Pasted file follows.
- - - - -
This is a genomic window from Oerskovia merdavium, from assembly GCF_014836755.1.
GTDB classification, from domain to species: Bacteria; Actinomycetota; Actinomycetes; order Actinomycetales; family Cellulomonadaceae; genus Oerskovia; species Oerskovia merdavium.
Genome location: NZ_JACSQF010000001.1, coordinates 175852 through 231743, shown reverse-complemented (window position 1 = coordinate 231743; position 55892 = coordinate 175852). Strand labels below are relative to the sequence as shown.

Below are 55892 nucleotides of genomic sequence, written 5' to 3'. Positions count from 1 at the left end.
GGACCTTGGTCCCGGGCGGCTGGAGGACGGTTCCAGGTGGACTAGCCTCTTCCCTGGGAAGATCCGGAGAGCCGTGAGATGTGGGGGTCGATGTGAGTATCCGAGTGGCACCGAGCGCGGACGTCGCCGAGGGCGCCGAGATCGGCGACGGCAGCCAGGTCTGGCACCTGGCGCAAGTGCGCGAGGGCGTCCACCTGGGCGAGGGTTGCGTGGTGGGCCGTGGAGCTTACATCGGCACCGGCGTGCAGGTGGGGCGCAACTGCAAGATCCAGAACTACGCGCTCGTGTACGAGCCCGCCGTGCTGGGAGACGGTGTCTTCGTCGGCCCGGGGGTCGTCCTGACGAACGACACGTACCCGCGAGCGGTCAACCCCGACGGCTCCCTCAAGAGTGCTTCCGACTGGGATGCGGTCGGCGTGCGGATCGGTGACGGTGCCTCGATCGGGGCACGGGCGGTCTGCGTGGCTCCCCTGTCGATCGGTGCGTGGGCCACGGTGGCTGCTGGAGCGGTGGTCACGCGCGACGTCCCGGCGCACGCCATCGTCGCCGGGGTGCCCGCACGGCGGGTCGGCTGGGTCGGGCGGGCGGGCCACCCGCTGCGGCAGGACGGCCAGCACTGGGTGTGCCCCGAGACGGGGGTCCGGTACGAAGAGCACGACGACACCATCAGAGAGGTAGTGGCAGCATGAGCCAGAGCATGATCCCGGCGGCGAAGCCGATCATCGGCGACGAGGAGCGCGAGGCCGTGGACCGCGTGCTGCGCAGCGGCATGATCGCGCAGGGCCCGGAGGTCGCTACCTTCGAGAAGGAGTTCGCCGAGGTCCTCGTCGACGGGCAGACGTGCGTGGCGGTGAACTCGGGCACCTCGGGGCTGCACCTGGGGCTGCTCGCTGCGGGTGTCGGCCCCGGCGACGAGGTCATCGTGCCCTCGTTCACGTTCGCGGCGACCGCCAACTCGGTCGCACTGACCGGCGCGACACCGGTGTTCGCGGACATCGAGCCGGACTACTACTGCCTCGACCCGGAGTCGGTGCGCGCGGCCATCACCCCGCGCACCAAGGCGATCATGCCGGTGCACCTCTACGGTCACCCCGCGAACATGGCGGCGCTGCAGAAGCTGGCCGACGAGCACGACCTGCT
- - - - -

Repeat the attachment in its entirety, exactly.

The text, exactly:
This is a genomic window from Oerskovia merdavium, from assembly GCF_014836755.1.
GTDB classification, from domain to species: Bacteria; Actinomycetota; Actinomycetes; order Actinomycetales; family Cellulomonadaceae; genus Oerskovia; species Oerskovia merdavium.
Genome location: NZ_JACSQF010000001.1, coordinates 175852 through 231743, shown reverse-complemented (window position 1 = coordinate 231743; position 55892 = coordinate 175852). Strand labels below are relative to the sequence as shown.

Below are 55892 nucleotides of genomic sequence, written 5' to 3'. Positions count from 1 at the left end.
GGACCTTGGTCCCGGGCGGCTGGAGGACGGTTCCAGGTGGACTAGCCTCTTCCCTGGGAAGATCCGGAGAGCCGTGAGATGTGGGGGTCGATGTGAGTATCCGAGTGGCACCGAGCGCGGACGTCGCCGAGGGCGCCGAGATCGGCGACGGCAGCCAGGTCTGGCACCTGGCGCAAGTGCGCGAGGGCGTCCACCTGGGCGAGGGTTGCGTGGTGGGCCGTGGAGCTTACATCGGCACCGGCGTGCAGGTGGGGCGCAACTGCAAGATCCAGAACTACGCGCTCGTGTACGAGCCCGCCGTGCTGGGAGACGGTGTCTTCGTCGGCCCGGGGGTCGTCCTGACGAACGACACGTACCCGCGAGCGGTCAACCCCGACGGCTCCCTCAAGAGTGCTTCCGACTGGGATGCGGTCGGCGTGCGGATCGGTGACGGTGCCTCGATCGGGGCACGGGCGGTCTGCGTGGCTCCCCTGTCGATCGGTGCGTGGGCCACGGTGGCTGCTGGAGCGGTGGTCACGCGCGACGTCCCGGCGCACGCCATCGTCGCCGGGGTGCCCGCACGGCGGGTCGGCTGGGTCGGGCGGGCGGGCCACCCGCTGCGGCAGGACGGCCAGCACTGGGTGTGCCCCGAGACGGGGGTCCGGTACGAAGAGCACGACGACACCATCAGAGAGGTAGTGGCAGCATGAGCCAGAGCATGATCCCGGCGGCGAAGCCGATCATCGGCGACGAGGAGCGCGAGGCCGTGGACCGCGTGCTGCGCAGCGGCATGATCGCGCAGGGCCCGGAGGTCGCTACCTTCGAGAAGGAGTTCGCCGAGGTCCTCGTCGACGGGCAGACGTGCGTGGCGGTGAACTCGGGCACCTCGGGGCTGCACCTGGGGCTGCTCGCTGCGGGTGTCGGCCCCGGCGACGAGGTCATCGTGCCCTCGTTCACGTTCGCGGCGACCGCCAACTCGGTCGCACTGACCGGCGCGACACCGGTGTTCGCGGACATCGAGCCGGACTACTACTGCCTCGACCCGGAGTCGGTGCGCGCGGCCATCACCCCGCGCACCAAGGCGATCATGCCGGTGCACCTCTACGGTCACCCCGCGAACATGGCGGCGCTGCAGAAGCTGGCCGACGAGCACGACCTGCT